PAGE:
Cheers to another “52 Weeks of Thankfulness” at Haddon’s Musings. This week I’m paying tribute to simple bowls of rice. While it’s a basic staple in many diets throughout the world, I must admit these days it represents more than food for me. I’m ashamed to admit as a young child I despised rice. Growing up Asain-American, my mom always served it, typically with a boiled egg and long green beans–nothing I mean nothing, could have left me more unsatisfied.
I did not understand food was different around the world, that in fact, my mother’s food was natural and a lot healthier than the prepackaged food I longed for. It was during school lunches that I enjoyed the simple American fare. It consisted of the four basic food groups my teachers encouraged, and I assumed their position made them more of an authoritarian than my mother.
One day, I advised my mom we kids should have a variety of foods, and I proclaimed my right to a box of Kraft “mac”:
“Why do we have to eat rice EVERDAY? All the other kids get to have macaroni and cheese and chicken nuggets. Why do we eat rice every day?”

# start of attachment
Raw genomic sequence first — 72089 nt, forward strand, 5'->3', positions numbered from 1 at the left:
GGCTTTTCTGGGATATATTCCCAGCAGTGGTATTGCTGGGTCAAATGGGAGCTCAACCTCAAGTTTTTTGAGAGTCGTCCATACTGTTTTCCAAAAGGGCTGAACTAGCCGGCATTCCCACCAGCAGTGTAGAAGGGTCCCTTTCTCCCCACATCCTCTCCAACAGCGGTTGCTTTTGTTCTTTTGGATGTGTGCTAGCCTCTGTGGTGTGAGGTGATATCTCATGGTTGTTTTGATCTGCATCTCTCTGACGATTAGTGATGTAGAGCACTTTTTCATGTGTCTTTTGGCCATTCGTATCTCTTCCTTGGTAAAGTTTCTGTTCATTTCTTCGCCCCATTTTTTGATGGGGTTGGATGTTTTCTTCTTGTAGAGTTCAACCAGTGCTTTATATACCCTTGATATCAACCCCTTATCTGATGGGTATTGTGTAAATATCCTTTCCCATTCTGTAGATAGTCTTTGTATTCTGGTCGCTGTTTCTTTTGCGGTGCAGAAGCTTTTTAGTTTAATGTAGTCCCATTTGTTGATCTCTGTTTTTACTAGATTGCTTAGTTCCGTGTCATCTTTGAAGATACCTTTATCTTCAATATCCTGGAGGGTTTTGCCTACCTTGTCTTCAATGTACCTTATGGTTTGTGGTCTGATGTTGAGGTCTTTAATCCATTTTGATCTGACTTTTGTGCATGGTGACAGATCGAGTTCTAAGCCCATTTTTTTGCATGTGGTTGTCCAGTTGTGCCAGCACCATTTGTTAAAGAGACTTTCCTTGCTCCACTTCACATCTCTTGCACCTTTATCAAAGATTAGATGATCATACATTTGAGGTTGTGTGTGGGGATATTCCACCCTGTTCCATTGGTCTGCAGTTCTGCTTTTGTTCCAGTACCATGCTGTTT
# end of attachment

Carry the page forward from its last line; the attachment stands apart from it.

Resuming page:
Would you like to know how that panned out?
We still ate rice. But eventually we had Kraft mac-n-cheese with tuna, soon enough chicken nuggets were served, even canned corn. Our diet opened up to various American pantry staples. In some small way, I felt I won.
Years later I entered the service, and wouldn’t you know it…my second assignment was Japan. I’m sure my mother laughed; she knew my life would be all things rice. Yet I never heard much about it until the day of my Air Force retirement ceremony. As the Asian Pacific American Islander Heritage Committee thanked me for my commitment and continued education–my mother exclaimed, very loud amongst a group of people who ONLY knew my passion for bringing Thai Curry and rice to potlucks:
“Yeah Shalon (my mom cannot say Sharon) no like rice. I so, so glad she join Air Force and travel. Now she like rice–it’s good.”
Clearly, my mom could not hide her glee that Shalon finally accepted her bowl of rice. To be honest, we all have bowls of rice to accept. Sometimes it’s about opening more than prepackaged conveniences. We can’t all travel the world, but we can try a learn about the world through those individuals sitting closest to us.